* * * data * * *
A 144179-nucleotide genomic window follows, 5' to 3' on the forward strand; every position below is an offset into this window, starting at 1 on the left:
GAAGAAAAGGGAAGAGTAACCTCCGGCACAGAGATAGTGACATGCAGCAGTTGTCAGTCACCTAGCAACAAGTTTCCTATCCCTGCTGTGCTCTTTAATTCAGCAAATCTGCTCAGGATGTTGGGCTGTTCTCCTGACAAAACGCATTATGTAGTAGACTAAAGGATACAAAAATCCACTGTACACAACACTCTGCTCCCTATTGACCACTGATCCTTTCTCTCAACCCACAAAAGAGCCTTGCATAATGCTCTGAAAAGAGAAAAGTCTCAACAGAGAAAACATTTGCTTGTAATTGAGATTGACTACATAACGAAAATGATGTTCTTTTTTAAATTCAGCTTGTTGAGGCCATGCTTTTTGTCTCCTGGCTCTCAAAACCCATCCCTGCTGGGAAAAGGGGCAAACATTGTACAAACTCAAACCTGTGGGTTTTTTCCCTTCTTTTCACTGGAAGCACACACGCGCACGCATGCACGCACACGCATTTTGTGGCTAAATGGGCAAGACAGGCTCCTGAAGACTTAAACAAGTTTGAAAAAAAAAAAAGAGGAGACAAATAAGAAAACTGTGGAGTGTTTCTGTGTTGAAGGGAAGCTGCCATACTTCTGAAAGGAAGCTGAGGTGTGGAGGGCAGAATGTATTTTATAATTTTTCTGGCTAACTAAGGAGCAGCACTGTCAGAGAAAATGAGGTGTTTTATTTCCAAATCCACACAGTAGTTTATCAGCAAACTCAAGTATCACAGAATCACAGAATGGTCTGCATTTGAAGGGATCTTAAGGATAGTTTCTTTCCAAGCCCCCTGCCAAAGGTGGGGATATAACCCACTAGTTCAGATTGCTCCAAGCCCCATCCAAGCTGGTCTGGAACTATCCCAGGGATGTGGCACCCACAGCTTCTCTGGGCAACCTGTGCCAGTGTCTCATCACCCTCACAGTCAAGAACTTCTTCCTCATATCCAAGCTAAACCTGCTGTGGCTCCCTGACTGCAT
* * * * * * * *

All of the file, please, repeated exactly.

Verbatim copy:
A 144179-nucleotide genomic window follows, 5' to 3' on the forward strand; every position below is an offset into this window, starting at 1 on the left:
GAAGAAAAGGGAAGAGTAACCTCCGGCACAGAGATAGTGACATGCAGCAGTTGTCAGTCACCTAGCAACAAGTTTCCTATCCCTGCTGTGCTCTTTAATTCAGCAAATCTGCTCAGGATGTTGGGCTGTTCTCCTGACAAAACGCATTATGTAGTAGACTAAAGGATACAAAAATCCACTGTACACAACACTCTGCTCCCTATTGACCACTGATCCTTTCTCTCAACCCACAAAAGAGCCTTGCATAATGCTCTGAAAAGAGAAAAGTCTCAACAGAGAAAACATTTGCTTGTAATTGAGATTGACTACATAACGAAAATGATGTTCTTTTTTAAATTCAGCTTGTTGAGGCCATGCTTTTTGTCTCCTGGCTCTCAAAACCCATCCCTGCTGGGAAAAGGGGCAAACATTGTACAAACTCAAACCTGTGGGTTTTTTCCCTTCTTTTCACTGGAAGCACACACGCGCACGCATGCACGCACACGCATTTTGTGGCTAAATGGGCAAGACAGGCTCCTGAAGACTTAAACAAGTTTGAAAAAAAAAAAAGAGGAGACAAATAAGAAAACTGTGGAGTGTTTCTGTGTTGAAGGGAAGCTGCCATACTTCTGAAAGGAAGCTGAGGTGTGGAGGGCAGAATGTATTTTATAATTTTTCTGGCTAACTAAGGAGCAGCACTGTCAGAGAAAATGAGGTGTTTTATTTCCAAATCCACACAGTAGTTTATCAGCAAACTCAAGTATCACAGAATCACAGAATGGTCTGCATTTGAAGGGATCTTAAGGATAGTTTCTTTCCAAGCCCCCTGCCAAAGGTGGGGATATAACCCACTAGTTCAGATTGCTCCAAGCCCCATCCAAGCTGGTCTGGAACTATCCCAGGGATGTGGCACCCACAGCTTCTCTGGGCAACCTGTGCCAGTGTCTCATCACCCTCACAGTCAAGAACTTCTTCCTCATATCCAAGCTAAACCTGCTGTGGCTCCCTGACTGCAT